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Publication numberUS5173220 A
Publication typeGrant
Application numberUS 07/691,769
Publication dateDec 22, 1992
Filing dateApr 26, 1991
Priority dateApr 26, 1991
Fee statusLapsed
Publication number07691769, 691769, US 5173220 A, US 5173220A, US-A-5173220, US5173220 A, US5173220A
InventorsDavid E. Reiff, Dale W. Dorinski, Stephen D. Hunt
Original AssigneeMotorola, Inc.
Export CitationBiBTeX, EndNote, RefMan
External Links: USPTO, USPTO Assignment, Espacenet
Selectively exposing surface to radiant beam, coating, fixturing, repeating steps
US 5173220 A
Abstract
A method for producing a three dimensional plastic article having an insert. The three dimensional plastic article (20) is formed by exposing a liquid photopolymer or other material (14) capable of selective solidification or curing to a source of energy (10), preferably a laser beam (30). A portion of the three dimensional plastic article is formed by selectively exposing portions of the surface (12) of the liquid photopolymer to the laser beam. The insert (26) is placed onto the partially formed article (20), and the remainder of the article is formed by selectively exposing additional portions of the surface (16) of the liquid polymer to the laser beam, creating successive layers, whereupon a plurality of the layers form the three dimensional article (20). The insert (26) becomes an integral part of the completed three-dimensional article.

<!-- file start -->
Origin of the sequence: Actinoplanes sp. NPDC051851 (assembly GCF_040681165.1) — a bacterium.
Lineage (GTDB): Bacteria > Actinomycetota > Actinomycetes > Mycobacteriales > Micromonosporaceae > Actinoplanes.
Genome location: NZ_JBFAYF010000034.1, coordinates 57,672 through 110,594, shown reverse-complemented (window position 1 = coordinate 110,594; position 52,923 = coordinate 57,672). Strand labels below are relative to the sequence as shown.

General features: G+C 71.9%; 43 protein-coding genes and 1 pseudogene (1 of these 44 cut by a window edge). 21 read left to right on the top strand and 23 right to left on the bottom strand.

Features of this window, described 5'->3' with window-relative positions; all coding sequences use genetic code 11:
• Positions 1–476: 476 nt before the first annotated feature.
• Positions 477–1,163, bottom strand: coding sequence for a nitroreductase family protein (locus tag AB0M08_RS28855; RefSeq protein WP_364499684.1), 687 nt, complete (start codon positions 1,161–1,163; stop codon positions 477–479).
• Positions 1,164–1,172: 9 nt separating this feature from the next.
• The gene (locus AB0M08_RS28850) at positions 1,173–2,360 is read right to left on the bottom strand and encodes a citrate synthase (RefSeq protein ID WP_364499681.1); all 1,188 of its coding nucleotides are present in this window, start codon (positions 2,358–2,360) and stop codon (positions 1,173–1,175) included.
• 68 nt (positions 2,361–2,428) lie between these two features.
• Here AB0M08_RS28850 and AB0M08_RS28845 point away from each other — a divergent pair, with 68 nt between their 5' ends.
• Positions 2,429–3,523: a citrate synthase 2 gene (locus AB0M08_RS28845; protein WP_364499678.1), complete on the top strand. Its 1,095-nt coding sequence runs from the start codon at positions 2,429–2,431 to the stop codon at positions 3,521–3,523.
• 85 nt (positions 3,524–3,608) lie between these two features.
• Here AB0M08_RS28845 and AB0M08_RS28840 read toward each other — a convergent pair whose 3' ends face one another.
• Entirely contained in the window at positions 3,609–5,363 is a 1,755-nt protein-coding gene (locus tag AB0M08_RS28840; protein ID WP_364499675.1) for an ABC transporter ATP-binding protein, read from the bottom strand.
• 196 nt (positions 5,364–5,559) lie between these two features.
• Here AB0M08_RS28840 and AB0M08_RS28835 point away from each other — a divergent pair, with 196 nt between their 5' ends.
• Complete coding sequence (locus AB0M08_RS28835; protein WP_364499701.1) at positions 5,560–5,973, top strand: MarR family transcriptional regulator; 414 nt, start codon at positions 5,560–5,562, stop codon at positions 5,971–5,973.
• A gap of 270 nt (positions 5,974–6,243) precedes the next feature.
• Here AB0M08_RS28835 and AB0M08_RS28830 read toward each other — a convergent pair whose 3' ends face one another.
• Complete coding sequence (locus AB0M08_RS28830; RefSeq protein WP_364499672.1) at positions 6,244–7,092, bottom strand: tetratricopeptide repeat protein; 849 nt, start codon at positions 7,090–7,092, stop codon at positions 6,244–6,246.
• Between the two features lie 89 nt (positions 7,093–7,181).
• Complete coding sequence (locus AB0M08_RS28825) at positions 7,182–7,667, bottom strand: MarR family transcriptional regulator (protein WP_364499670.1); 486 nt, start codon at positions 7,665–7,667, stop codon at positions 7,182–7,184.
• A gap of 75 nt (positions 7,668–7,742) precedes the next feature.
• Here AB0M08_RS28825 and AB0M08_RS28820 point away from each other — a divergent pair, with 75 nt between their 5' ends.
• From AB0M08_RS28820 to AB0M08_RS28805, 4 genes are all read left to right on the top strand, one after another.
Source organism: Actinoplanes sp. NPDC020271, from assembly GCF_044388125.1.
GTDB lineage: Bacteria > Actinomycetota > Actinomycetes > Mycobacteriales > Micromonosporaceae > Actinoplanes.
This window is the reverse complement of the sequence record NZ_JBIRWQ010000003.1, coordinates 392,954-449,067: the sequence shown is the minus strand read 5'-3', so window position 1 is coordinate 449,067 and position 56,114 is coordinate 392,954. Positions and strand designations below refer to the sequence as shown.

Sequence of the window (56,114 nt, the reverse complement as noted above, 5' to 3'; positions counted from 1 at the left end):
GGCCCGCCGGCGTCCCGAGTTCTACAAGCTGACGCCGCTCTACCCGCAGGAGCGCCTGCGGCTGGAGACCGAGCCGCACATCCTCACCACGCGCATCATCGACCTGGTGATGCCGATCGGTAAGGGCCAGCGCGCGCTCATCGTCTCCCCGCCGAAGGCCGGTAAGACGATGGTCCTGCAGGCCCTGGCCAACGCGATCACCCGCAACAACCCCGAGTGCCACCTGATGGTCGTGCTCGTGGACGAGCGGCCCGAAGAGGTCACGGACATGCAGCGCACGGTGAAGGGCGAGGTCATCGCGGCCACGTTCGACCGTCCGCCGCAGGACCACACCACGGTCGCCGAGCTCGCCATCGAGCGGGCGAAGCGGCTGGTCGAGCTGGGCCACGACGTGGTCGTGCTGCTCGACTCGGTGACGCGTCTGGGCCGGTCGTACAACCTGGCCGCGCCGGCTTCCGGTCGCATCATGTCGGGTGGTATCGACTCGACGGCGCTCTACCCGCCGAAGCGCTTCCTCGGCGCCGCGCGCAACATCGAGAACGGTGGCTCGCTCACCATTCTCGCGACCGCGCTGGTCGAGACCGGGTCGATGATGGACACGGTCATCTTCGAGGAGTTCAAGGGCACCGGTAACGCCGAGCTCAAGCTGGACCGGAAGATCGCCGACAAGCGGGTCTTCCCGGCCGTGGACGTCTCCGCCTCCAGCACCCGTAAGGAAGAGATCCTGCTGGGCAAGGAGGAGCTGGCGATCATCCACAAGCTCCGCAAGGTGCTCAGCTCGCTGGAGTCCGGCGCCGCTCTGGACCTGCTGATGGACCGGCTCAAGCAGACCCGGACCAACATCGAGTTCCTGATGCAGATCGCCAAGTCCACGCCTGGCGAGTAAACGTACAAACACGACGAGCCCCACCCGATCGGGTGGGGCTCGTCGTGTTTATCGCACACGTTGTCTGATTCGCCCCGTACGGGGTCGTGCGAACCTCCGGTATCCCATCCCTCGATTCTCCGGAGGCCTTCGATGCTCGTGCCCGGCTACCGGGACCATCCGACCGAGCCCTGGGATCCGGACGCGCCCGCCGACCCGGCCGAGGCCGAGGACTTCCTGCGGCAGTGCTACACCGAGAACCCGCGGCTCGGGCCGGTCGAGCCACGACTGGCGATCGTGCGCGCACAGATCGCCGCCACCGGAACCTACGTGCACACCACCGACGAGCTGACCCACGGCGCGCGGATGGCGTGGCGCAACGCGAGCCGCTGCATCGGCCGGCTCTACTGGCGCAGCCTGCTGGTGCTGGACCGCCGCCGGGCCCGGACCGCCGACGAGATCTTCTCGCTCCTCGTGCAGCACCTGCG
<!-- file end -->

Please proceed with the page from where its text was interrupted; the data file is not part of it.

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Claims(15)
What is claimed is:
1. A method for producing a three dimensional object having an insert, comprising:
providing a reservoir of material capable of altering its physical state when exposed to a radiant beam, the material having a designated upper working surface;
forming a portion of the three dimensional object by selectively exposing said working surface to the radiant beam, creating a first layer of the object;
coating the partially formed three dimensional object with a further portion of the material by lowering the partially formed object into the material;
fixturing the insert by placing the insert onto the partially formed three-dimensional object;
continuing to form the three dimensional object by selectively exposing said working surface to the radiant beam; and
repeating the coating and exposing steps, to form a plurality of successive layers comprising a three-dimensional object having the insert at least partially contained within the object.